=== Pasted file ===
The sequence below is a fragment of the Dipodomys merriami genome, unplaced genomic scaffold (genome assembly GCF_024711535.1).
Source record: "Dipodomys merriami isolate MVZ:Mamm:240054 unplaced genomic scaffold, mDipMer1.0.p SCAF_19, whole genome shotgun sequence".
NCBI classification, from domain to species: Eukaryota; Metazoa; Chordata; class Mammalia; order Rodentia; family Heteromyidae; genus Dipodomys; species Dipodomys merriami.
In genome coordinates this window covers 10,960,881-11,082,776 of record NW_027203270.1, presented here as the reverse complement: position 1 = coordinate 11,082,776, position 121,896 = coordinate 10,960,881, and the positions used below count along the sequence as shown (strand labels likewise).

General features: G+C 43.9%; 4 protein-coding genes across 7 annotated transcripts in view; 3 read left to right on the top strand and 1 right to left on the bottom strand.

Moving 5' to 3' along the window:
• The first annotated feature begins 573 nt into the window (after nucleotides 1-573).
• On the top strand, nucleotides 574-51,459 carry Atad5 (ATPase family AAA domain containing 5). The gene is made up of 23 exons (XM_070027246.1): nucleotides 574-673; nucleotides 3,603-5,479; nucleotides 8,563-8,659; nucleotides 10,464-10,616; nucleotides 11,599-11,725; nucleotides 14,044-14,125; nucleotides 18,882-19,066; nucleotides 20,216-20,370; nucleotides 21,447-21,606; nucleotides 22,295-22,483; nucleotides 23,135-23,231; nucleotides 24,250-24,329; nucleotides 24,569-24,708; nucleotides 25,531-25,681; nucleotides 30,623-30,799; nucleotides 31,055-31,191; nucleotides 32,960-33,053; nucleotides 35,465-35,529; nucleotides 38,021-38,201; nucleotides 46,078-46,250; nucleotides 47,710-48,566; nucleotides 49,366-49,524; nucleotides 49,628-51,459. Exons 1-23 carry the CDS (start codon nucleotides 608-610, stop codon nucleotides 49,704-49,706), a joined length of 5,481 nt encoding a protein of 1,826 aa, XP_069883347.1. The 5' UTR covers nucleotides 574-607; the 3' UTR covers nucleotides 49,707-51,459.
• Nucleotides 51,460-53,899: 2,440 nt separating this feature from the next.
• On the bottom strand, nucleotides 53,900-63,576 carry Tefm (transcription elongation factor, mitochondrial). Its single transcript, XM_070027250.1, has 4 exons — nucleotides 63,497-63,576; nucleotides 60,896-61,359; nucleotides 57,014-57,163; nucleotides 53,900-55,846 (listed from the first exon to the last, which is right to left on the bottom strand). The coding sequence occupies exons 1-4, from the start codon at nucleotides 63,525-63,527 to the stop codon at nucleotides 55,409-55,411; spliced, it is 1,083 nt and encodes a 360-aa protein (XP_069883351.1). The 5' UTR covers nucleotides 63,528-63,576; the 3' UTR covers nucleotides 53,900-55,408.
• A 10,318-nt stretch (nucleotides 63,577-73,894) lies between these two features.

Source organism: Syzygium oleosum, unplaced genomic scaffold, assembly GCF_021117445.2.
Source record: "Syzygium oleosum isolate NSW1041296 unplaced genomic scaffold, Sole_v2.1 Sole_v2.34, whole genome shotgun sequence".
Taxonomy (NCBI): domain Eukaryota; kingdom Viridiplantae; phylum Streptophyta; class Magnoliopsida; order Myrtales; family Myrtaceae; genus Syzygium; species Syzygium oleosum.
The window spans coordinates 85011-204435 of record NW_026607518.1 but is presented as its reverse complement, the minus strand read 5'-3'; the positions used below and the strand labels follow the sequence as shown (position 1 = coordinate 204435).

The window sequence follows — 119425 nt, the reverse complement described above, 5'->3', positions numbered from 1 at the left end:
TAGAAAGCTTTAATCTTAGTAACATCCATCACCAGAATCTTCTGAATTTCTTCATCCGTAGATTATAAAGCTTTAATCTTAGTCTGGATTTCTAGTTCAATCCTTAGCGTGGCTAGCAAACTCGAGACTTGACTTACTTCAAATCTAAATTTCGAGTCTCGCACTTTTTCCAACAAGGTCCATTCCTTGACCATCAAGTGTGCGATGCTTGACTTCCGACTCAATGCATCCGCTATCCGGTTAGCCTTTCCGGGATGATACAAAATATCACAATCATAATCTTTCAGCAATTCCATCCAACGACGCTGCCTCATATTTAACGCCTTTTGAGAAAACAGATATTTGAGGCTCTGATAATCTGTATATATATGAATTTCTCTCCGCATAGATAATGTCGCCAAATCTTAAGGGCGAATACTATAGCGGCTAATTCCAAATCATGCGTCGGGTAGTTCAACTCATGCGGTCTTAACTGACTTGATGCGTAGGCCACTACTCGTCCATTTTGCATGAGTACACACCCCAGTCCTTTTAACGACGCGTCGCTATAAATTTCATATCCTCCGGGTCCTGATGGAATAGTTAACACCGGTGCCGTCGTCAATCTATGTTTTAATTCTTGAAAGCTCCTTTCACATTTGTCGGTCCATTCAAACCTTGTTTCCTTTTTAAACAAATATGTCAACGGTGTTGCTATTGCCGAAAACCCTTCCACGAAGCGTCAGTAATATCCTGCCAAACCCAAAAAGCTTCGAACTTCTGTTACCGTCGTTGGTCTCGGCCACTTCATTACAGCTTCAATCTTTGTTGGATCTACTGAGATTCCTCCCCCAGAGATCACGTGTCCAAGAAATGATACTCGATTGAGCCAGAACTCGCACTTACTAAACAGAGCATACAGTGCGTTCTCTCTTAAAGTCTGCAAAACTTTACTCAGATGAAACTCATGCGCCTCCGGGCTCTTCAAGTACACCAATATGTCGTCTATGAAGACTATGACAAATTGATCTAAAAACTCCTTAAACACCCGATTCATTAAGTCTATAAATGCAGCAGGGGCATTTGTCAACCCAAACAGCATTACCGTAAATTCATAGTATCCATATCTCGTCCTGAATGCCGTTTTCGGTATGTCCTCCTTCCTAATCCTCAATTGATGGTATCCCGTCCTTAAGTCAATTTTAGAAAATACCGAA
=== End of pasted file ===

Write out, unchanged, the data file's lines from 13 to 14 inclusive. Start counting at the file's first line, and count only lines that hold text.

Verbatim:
Source record: "Syzygium oleosum isolate NSW1041296 unplaced genomic scaffold, Sole_v2.1 Sole_v2.34, whole genome shotgun sequence".
Taxonomy (NCBI): domain Eukaryota; kingdom Viridiplantae; phylum Streptophyta; class Magnoliopsida; order Myrtales; family Myrtaceae; genus Syzygium; species Syzygium oleosum.